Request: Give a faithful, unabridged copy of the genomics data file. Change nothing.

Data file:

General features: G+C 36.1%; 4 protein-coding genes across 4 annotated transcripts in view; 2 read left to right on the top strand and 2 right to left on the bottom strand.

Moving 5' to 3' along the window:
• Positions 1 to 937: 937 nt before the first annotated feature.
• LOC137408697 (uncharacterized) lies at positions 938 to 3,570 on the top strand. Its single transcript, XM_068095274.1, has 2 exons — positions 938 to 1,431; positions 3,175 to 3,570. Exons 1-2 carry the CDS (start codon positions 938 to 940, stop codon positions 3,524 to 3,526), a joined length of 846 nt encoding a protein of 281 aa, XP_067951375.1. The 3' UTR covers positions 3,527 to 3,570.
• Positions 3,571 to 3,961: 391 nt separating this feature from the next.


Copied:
General features: G+C 36.1%; 4 protein-coding genes across 4 annotated transcripts in view; 2 read left to right on the top strand and 2 right to left on the bottom strand.

Moving 5' to 3' along the window:
• Positions 1 to 937: 937 nt before the first annotated feature.
• LOC137408697 (uncharacterized) lies at positions 938 to 3,570 on the top strand. Its single transcript, XM_068095274.1, has 2 exons — positions 938 to 1,431; positions 3,175 to 3,570. Exons 1-2 carry the CDS (start codon positions 938 to 940, stop codon positions 3,524 to 3,526), a joined length of 846 nt encoding a protein of 281 aa, XP_067951375.1. The 3' UTR covers positions 3,527 to 3,570.
• Positions 3,571 to 3,961: 391 nt separating this feature from the next.